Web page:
"I feel good. I feel ready to go right now," Heatley said during the news conference at HP Pavilion following his first practice. "This is a very good team that has a great chance to win. I'm excited to be part of it."
The Sharks acquired Heatley on Sept. 12 in a deal that sent forwards Jonathan Cheechoo and Milan Michalek to Ottawa. The 2008-09 Presidents' Trophy winners hope he can be the missing piece that helps them convert their regular-season prowess into playoff success -- after finishing first in the overall standings last season, the Sharks were bounced by Anaheim in the first round of the postseason.
In Heatley, the Sharks received a steady and prolific scorer who has 260 goals and 283 assists for 543 points in just 507 career games. He's coming off a "down" year for him -- Heatley scored 39 goals and 72 points in 82 games with the Senators in 2008-09, then asked to be traded, saying he felt he wasn't being used properly under new coach Cory Clouston, who took over midway through the season.
Heatley declined to discuss any specifics about why he wanted to be traded.
"There's a lot of things -- hockey-wise, personal-wise -- that led to me asking to be traded," he said. "I'm not going to get into that. I think that's in the past. I'm ready to move on here."
General Manager Doug Wilson, who pulled the trigger on the deal, said he's not concerned with any problems in Heatley's past. He's more concerned about the future, and what Heatley can bring to the table.
"He's gone and played hard," Wilson said. "His reputation as a player -- and the most important people, his teammates, the people he's played with, and the coaches he's played for -- they look at him as a hockey player that leaves it all out there. That's what we're getting. That's what we're doing from this day forward. He's a San Jose Shark.
"There's no question about him as a hockey player, and there's no question about him as a man. We're proud to have him here."
Heatley is coming to an organization that's familiar with him and his style of play. Wilson is from Ottawa, Assistant GM Wayne Thomas has known Heatley since he was a youngster, and Heatley said he likes the Sharks' force-the-tempo style of play under coach Todd McLellan, who coached him at the World Junior Championships before he turned pro.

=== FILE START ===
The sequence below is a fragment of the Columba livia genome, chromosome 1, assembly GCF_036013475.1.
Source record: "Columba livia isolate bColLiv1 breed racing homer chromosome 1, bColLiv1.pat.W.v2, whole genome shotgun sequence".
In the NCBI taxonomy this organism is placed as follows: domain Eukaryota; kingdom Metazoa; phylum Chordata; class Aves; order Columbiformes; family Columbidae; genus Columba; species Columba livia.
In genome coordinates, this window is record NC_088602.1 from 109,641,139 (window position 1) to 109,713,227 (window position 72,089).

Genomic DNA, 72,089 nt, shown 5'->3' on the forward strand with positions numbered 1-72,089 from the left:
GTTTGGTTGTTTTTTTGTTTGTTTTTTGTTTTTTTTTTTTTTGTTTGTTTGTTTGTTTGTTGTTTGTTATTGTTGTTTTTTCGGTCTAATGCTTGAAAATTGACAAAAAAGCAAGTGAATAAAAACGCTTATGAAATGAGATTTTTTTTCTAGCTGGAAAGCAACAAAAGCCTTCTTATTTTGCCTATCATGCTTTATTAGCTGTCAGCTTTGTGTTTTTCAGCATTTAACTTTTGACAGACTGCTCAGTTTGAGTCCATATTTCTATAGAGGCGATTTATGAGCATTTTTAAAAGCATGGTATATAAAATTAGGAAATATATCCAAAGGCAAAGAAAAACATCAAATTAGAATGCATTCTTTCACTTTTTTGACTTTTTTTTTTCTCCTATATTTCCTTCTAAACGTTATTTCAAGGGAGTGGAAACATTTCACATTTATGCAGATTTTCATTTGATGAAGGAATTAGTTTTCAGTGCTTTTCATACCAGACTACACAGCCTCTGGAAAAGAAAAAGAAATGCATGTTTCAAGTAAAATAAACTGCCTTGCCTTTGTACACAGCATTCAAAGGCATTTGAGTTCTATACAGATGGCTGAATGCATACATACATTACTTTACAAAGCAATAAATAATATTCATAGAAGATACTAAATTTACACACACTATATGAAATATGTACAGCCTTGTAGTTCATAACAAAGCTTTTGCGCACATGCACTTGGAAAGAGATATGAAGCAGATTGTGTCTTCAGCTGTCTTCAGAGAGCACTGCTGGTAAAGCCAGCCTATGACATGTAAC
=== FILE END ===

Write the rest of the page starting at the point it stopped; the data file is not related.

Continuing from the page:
"I like shooting the puck," he said. "I'm ready to go. I like the style of this team. I feel confident playing this style -- an offensive, skating style. I'm anxious to get going."
He also praised McLellan as "a great communicator" and someone "who will tell you exactly what he wants."
Wilson said the Sharks did a lot of checking before he decided to make the deal, and that he was satisfied with what he found.
"He was probably the easiest guy that I ever had to do research on," Wilson said. "He was playing in my hometown in Ottawa. When he represented the country of Canada, he was playing for Steve Yzerman and Bob Nicholson, two very good friends and two people I have as much respect for as anyone in hockey. Peter Chiarelli, who's a good friend of mine, is the general manager of Boston and was in Ottawa when Dany was there.
"You look at people and say, 'does this guy fit in as a hockey player?' Absolutely. As a person? Absolutely," he said. "When we sit here and say we go forward, we do it with great pride."
"There's a lot of things -- hockey-wise, personal-wise -- that led to me asking to be traded. I'm not going to get into that. I think that's in the past. I'm ready to move on here." -- Dany Heatley
"Dany has represented his country more often and better than any other player in the history of international hockey," Wilson said. "He is the leading scorer for the country of Canada, and that means a lot to me because it's obviously in a forum of pressure and attention -- an environment where you want to win. It's an honor to play best-on-best. That's another element to his game that makes us feel very fortunate to have him."
Heatley was part of the Ottawa team that went to the Stanley Cup Final in 2007 before losing to Ottawa. He's eager to be part of a team that can take that last step to a title.
"There's a lot of good teams on paper," he said. "It takes a lot of different things to gel and do what you have to to win. The Stanley Cup Playoffs are four tough rounds. The bottom line is to win when you have to.
"Any time you don't win, you haven't done the best job. I think everyone is excited to get back on the ice and show what we can do."